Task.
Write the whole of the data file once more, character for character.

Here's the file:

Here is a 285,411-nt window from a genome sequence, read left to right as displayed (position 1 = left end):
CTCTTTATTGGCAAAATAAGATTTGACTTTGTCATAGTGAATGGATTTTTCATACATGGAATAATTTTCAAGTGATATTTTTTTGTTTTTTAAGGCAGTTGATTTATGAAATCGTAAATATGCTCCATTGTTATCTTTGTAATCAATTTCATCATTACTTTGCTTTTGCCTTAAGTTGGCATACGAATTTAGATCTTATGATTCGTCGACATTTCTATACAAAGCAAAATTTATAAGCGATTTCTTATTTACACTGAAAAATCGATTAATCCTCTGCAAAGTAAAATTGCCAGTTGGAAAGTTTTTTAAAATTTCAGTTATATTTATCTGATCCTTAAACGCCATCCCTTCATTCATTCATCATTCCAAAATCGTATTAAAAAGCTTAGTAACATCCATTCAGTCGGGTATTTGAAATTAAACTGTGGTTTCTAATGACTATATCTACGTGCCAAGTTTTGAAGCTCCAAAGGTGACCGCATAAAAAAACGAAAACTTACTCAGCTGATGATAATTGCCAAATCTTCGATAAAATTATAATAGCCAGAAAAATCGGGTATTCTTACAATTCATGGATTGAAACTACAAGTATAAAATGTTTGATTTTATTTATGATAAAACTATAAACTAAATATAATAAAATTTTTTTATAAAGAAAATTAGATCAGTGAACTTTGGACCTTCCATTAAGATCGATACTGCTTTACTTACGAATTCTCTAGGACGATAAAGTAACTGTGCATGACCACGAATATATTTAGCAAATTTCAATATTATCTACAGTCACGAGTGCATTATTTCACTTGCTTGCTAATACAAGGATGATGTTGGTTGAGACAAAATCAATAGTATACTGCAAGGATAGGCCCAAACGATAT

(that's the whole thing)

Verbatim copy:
Here is a 285,411-nt window from a genome sequence, read left to right as displayed (position 1 = left end):
CTCTTTATTGGCAAAATAAGATTTGACTTTGTCATAGTGAATGGATTTTTCATACATGGAATAATTTTCAAGTGATATTTTTTTGTTTTTTAAGGCAGTTGATTTATGAAATCGTAAATATGCTCCATTGTTATCTTTGTAATCAATTTCATCATTACTTTGCTTTTGCCTTAAGTTGGCATACGAATTTAGATCTTATGATTCGTCGACATTTCTATACAAAGCAAAATTTATAAGCGATTTCTTATTTACACTGAAAAATCGATTAATCCTCTGCAAAGTAAAATTGCCAGTTGGAAAGTTTTTTAAAATTTCAGTTATATTTATCTGATCCTTAAACGCCATCCCTTCATTCATTCATCATTCCAAAATCGTATTAAAAAGCTTAGTAACATCCATTCAGTCGGGTATTTGAAATTAAACTGTGGTTTCTAATGACTATATCTACGTGCCAAGTTTTGAAGCTCCAAAGGTGACCGCATAAAAAAACGAAAACTTACTCAGCTGATGATAATTGCCAAATCTTCGATAAAATTATAATAGCCAGAAAAATCGGGTATTCTTACAATTCATGGATTGAAACTACAAGTATAAAATGTTTGATTTTATTTATGATAAAACTATAAACTAAATATAATAAAATTTTTTTATAAAGAAAATTAGATCAGTGAACTTTGGACCTTCCATTAAGATCGATACTGCTTTACTTACGAATTCTCTAGGACGATAAAGTAACTGTGCATGACCACGAATATATTTAGCAAATTTCAATATTATCTACAGTCACGAGTGCATTATTTCACTTGCTTGCTAATACAAGGATGATGTTGGTTGAGACAAAATCAATAGTATACTGCAAGGATAGGCCCAAACGATAT